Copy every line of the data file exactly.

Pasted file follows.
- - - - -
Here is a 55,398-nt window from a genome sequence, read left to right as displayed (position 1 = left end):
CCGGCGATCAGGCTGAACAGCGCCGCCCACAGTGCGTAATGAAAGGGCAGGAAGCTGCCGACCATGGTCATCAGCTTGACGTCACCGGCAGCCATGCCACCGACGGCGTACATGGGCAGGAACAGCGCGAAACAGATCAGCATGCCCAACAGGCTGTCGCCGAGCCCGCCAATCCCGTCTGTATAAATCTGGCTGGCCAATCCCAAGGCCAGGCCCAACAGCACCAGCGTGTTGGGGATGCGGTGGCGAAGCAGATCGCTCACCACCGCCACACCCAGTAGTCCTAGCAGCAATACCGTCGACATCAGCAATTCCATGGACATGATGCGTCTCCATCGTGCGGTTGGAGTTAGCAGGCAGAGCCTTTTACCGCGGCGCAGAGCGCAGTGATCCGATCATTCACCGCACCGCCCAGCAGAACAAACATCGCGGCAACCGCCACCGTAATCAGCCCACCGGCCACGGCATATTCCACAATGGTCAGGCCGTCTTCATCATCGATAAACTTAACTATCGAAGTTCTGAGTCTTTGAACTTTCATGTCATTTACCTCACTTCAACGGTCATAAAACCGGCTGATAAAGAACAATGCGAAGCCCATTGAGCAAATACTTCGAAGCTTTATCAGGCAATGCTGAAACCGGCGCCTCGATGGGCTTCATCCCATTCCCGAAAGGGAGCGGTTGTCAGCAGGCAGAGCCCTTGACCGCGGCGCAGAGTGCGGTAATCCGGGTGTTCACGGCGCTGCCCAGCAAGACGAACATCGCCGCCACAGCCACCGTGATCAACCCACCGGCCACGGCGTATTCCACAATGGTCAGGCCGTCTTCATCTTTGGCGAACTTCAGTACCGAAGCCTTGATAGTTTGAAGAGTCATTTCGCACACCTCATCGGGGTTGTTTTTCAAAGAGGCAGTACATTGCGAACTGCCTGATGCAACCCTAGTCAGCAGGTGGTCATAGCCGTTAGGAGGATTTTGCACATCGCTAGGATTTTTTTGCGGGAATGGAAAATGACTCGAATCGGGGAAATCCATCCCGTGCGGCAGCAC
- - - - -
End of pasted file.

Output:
Here is a 55,398-nt window from a genome sequence, read left to right as displayed (position 1 = left end):
CCGGCGATCAGGCTGAACAGCGCCGCCCACAGTGCGTAATGAAAGGGCAGGAAGCTGCCGACCATGGTCATCAGCTTGACGTCACCGGCAGCCATGCCACCGACGGCGTACATGGGCAGGAACAGCGCGAAACAGATCAGCATGCCCAACAGGCTGTCGCCGAGCCCGCCAATCCCGTCTGTATAAATCTGGCTGGCCAATCCCAAGGCCAGGCCCAACAGCACCAGCGTGTTGGGGATGCGGTGGCGAAGCAGATCGCTCACCACCGCCACACCCAGTAGTCCTAGCAGCAATACCGTCGACATCAGCAATTCCATGGACATGATGCGTCTCCATCGTGCGGTTGGAGTTAGCAGGCAGAGCCTTTTACCGCGGCGCAGAGCGCAGTGATCCGATCATTCACCGCACCGCCCAGCAGAACAAACATCGCGGCAACCGCCACCGTAATCAGCCCACCGGCCACGGCATATTCCACAATGGTCAGGCCGTCTTCATCATCGATAAACTTAACTATCGAAGTTCTGAGTCTTTGAACTTTCATGTCATTTACCTCACTTCAACGGTCATAAAACCGGCTGATAAAGAACAATGCGAAGCCCATTGAGCAAATACTTCGAAGCTTTATCAGGCAATGCTGAAACCGGCGCCTCGATGGGCTTCATCCCATTCCCGAAAGGGAGCGGTTGTCAGCAGGCAGAGCCCTTGACCGCGGCGCAGAGTGCGGTAATCCGGGTGTTCACGGCGCTGCCCAGCAAGACGAACATCGCCGCCACAGCCACCGTGATCAACCCACCGGCCACGGCGTATTCCACAATGGTCAGGCCGTCTTCATCTTTGGCGAACTTCAGTACCGAAGCCTTGATAGTTTGAAGAGTCATTTCGCACACCTCATCGGGGTTGTTTTTCAAAGAGGCAGTACATTGCGAACTGCCTGATGCAACCCTAGTCAGCAGGTGGTCATAGCCGTTAGGAGGATTTTGCACATCGCTAGGATTTTTTTGCGGGAATGGAAAATGACTCGAATCGGGGAAATCCATCCCGTGCGGCAGCAC